Global demand for seafood is projected to increase by 70 percent in the next 30 years. Because harvests from capture fisheries are unlikely to meet that demand, some argue that a dramatic increase in aquaculture is needed to supply future aquatic food demands (USDA-NIFA). Although the Census of Aquaculture reported a $3 million increase in domestic, farm-level sales between 2005 and 2013, the United States remains a major importer of farm-raised seafood products, and one of the largest categories of imported aquaculture products is shrimp (USDA-ERS). Ohio freshwater prawn producer, Don Maloney, thinks producers in the Midwest can help meet this growing consumer demand by producing prawns locally.
Back in 2010, Maloney had a rough day at his day job. He had some land in Lancaster, Ohio, and decided to talk with Stan Smith with Ohio State University (OSU) Extension in Fairfield County about income opportunities. Freshwater prawn production was having some success in Ohio, and Maloney’s land fit the bill, so the two discussed the idea of an aquaculture business around prawns. Why prawns? According to Laura Tiu, an aquaculture specialist at OSU, freshwater prawn have great potential for diversification of Ohio farms due to their short growing season (June 1st- September 15th) that fits in well with other farm activities. They have lower labor requirements (20 minutes/day feeding and one long harvest day), and can use underutilized existing water resources (Tiu 2011). Additionally, giant freshwater prawns farmed in the U.S. in ponds receive a “Best Choice” recommendation from the Monterey Bay Aquarium’s Seafood Watch program.
Less than a year after his conversation with Smith, Maloney built his first pond with input from experts at OSU Piketon and the Ohio Aquaculture Association. Giving himself five years to see if he could make it work, he launched his new business, Don’s Prawns. Today, he sells unprocessed prawns to the public with a pondside harvest event, has a wholesale distributor, and sells at the Ohio Fish and Shrimp Festival. Maloney has four ponds, two of which are identical ponds that have served as a sort of laboratory for freshwater prawn research in Ohio; he has received three NCR-SARE Farmer Rancher grants since 2014 to conduct various experiments around making freshwater prawn production more sustainable.
At one point, Maloney and his crew were carrying 40-pound sacks to hand broadcast feed into the ponds, and Maloney wanted to improve efficiency. With a 2014 SARE grant, he developed a device to feed his prawns called the “shrimp shooter” using a leaf blower and an adjustable hopper to evenly broadcast feed across the ponds. They stocked two ponds to test the theory; they fed one pond of prawns by hand and the other using the mechanical device, and found that the device reduced labor and increased yields.
“For less than $300, this device increased yields by 17%, and based on this year stocking rates increased our gross dollars on one pond by $951.60,” said Maloney. “Based on our current stocking rates and our current operation (2 ponds) with an expected life cycle of seven years for the shrimp shooter, this $300 investment could increase gross dollars to a total of $13,022.40 over the seven year life cycle.”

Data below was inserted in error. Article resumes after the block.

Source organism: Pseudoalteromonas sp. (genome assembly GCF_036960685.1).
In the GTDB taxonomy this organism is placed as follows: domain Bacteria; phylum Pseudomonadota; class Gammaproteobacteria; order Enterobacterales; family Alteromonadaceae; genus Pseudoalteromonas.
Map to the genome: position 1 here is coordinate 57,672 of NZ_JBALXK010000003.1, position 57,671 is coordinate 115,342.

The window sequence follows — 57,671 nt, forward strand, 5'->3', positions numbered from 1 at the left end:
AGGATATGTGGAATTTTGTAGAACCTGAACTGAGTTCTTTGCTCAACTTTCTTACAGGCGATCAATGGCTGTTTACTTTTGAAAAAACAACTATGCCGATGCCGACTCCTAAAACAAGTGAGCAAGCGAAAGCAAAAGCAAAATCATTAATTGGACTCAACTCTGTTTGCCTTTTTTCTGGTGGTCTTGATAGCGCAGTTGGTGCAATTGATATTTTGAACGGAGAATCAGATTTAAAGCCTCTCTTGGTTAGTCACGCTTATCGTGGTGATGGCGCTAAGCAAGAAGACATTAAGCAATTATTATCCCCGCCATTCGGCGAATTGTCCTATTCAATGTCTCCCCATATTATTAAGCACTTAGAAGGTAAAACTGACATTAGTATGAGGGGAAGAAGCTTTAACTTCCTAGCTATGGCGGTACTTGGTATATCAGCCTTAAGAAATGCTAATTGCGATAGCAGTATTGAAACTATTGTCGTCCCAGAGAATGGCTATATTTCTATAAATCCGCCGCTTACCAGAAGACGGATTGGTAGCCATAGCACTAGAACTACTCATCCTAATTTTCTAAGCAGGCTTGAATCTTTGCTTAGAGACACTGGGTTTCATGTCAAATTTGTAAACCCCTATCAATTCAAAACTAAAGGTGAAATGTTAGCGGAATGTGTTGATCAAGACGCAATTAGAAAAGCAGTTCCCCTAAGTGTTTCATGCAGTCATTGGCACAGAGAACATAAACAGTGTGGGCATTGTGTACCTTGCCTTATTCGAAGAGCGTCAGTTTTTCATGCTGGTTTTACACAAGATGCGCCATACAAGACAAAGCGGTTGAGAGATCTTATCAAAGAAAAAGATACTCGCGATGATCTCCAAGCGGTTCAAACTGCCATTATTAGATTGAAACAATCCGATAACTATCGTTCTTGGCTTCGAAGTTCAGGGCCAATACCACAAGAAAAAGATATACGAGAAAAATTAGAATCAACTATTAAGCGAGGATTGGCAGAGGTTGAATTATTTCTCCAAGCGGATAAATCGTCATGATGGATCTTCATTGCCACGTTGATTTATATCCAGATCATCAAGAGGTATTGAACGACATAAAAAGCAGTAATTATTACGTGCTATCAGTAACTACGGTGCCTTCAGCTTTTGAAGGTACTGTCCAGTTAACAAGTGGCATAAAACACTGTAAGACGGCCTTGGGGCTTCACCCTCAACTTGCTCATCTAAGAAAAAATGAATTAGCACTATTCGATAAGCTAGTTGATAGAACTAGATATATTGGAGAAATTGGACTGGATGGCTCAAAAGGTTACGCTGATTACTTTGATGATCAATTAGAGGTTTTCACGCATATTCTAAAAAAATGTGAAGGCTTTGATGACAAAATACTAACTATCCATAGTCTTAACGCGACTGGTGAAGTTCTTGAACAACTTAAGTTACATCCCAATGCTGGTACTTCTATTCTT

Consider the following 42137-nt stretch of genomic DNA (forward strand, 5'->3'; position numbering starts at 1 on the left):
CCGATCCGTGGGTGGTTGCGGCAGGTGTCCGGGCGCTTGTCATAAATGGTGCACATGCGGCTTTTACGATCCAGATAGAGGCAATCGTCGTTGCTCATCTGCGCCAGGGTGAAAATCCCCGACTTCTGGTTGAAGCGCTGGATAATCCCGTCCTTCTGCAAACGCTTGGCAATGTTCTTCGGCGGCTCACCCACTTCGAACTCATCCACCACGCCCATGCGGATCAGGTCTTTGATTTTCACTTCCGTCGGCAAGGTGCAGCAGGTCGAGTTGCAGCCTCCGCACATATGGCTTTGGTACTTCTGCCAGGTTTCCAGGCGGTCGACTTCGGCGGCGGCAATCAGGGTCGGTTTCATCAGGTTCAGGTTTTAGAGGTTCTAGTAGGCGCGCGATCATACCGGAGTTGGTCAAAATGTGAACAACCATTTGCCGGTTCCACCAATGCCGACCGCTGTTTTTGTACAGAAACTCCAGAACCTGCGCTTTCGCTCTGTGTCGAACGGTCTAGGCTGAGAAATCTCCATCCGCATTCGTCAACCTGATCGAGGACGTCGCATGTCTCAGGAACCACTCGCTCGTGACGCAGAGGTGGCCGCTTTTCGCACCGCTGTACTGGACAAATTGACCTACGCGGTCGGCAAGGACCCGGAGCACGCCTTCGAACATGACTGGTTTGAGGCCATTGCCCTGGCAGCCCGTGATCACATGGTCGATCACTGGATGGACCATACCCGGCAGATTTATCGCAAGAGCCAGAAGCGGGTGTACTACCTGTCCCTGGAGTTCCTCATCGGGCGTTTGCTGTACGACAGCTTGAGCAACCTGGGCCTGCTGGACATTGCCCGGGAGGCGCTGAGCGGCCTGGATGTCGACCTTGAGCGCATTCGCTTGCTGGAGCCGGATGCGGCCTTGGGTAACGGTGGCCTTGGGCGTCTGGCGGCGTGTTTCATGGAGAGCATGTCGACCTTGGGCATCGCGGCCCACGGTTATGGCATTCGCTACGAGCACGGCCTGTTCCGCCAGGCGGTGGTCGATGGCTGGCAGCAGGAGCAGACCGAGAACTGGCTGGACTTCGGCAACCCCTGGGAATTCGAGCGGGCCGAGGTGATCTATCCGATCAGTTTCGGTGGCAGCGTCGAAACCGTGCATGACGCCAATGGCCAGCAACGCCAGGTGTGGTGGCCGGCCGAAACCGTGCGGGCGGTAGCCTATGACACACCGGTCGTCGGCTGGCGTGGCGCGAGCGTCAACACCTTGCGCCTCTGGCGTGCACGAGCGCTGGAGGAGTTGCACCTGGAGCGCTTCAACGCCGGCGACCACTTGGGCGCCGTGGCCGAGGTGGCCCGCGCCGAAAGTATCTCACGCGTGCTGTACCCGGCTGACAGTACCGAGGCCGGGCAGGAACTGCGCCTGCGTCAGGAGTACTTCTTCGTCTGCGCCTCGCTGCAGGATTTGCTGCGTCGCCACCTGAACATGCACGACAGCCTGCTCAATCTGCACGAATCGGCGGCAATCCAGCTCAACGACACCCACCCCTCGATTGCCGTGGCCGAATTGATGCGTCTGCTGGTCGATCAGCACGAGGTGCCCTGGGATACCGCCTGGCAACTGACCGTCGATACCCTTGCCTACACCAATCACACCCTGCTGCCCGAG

Always striving for sustainability with his freshwater prawns, Maloney had read several studies documenting the benefits of adding artificial substrate to increase available surface areas (besides just the pond bottom) for prawns. He thought that if he added substrate to a pond, he could use the same amount of pond space and water, yet increase the size and yield of his prawns. With support from a 2015 SARE grant, Maloney staked plastic bird netting into one of his ponds (bird netting was used because it has a lower cost than orange construction fencing). Prawns are sold and categorized by size and weight; the pond with the substrate yielded 86% medium or large prawns, while the pond with no substrate yielded 79%. He said that adding substrate increased yields and profits. The substrate had a relatively low cost, yet increased yields and profits.
Maloney’s ponds have to supply enough oxygen for the prawns to survive, and the larger the prawns grow, the more oxygen they use. To meet this need, Maloney uses aerators to increase oxygen levels. He wanted to know if a low-cost unit, which consumes considerably less electricity, could handle the oxygen needs of one of his 1-acre ponds throughout the entire season. A third SARE grant in 2016 allowed Maloney to ascertain the viability and cost savings of using a low-energy aeration device compared to a commercial duty device to aerate his ponds.
“Based on the research from this grant, the recommendations for larger ponds (3/4 acres or more) would be not to deviate from the use of the commercial aerators, “ reported Maloney. “The output from the lower energy-consumption-air pump could not produce enough oxygen for the prawns to survive. I believe smaller ponds half acre or less, and stocking rate of five to seven thousand prawns could be feasible for the low energy-consumption pumps.”
Because he values the quality of life in his community, Maloney offers field tours, has a public harvest event, and brings FFA students from Fairfield Union High School to the farm to help during prawn harvest. In 2015, he received the Conservation Partner Award from the Fairfield Soil and Water Conservation District for outstanding efforts in promoting conservation programs. Right now, raising prawns is not his full-time job, but he’s optimistic about the growth of his business.
“We’ve got a niche market, and we sell out every year,” said Maloney, “It’s supplemental income for us for now, but every year we expand and get more efficient.”
Want more information? See the related SARE grants: